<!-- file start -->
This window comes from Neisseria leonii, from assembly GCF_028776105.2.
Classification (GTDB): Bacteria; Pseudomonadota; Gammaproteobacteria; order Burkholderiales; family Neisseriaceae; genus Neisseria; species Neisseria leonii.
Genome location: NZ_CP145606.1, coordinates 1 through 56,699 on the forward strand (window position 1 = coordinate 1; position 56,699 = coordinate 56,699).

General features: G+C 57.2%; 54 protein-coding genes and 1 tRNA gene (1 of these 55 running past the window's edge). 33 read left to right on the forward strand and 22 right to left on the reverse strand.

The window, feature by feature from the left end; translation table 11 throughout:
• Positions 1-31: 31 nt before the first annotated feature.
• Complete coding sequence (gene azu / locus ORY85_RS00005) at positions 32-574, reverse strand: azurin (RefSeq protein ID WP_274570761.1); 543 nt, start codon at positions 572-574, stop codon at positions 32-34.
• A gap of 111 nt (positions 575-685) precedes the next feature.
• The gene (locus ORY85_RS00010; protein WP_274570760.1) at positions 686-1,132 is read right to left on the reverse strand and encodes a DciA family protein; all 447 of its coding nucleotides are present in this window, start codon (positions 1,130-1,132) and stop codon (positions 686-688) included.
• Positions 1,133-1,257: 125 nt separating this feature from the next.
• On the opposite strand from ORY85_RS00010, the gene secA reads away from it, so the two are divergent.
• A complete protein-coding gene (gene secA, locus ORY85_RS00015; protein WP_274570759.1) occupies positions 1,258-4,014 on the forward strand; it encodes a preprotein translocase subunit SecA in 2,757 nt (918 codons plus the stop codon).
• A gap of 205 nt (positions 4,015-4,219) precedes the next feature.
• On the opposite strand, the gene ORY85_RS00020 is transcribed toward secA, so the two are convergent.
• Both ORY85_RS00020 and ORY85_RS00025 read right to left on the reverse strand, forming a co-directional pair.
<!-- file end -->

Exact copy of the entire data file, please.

This window comes from Neisseria leonii, from assembly GCF_028776105.2.
Classification (GTDB): Bacteria; Pseudomonadota; Gammaproteobacteria; order Burkholderiales; family Neisseriaceae; genus Neisseria; species Neisseria leonii.
Genome location: NZ_CP145606.1, coordinates 1 through 56,699 on the forward strand (window position 1 = coordinate 1; position 56,699 = coordinate 56,699).

General features: G+C 57.2%; 54 protein-coding genes and 1 tRNA gene (1 of these 55 running past the window's edge). 33 read left to right on the forward strand and 22 right to left on the reverse strand.

The window, feature by feature from the left end; translation table 11 throughout:
• Positions 1-31: 31 nt before the first annotated feature.
• Complete coding sequence (gene azu / locus ORY85_RS00005) at positions 32-574, reverse strand: azurin (RefSeq protein ID WP_274570761.1); 543 nt, start codon at positions 572-574, stop codon at positions 32-34.
• A gap of 111 nt (positions 575-685) precedes the next feature.
• The gene (locus ORY85_RS00010; protein WP_274570760.1) at positions 686-1,132 is read right to left on the reverse strand and encodes a DciA family protein; all 447 of its coding nucleotides are present in this window, start codon (positions 1,130-1,132) and stop codon (positions 686-688) included.
• Positions 1,133-1,257: 125 nt separating this feature from the next.
• On the opposite strand from ORY85_RS00010, the gene secA reads away from it, so the two are divergent.
• A complete protein-coding gene (gene secA, locus ORY85_RS00015; protein WP_274570759.1) occupies positions 1,258-4,014 on the forward strand; it encodes a preprotein translocase subunit SecA in 2,757 nt (918 codons plus the stop codon).
• A gap of 205 nt (positions 4,015-4,219) precedes the next feature.
• On the opposite strand, the gene ORY85_RS00020 is transcribed toward secA, so the two are convergent.
• Both ORY85_RS00020 and ORY85_RS00025 read right to left on the reverse strand, forming a co-directional pair.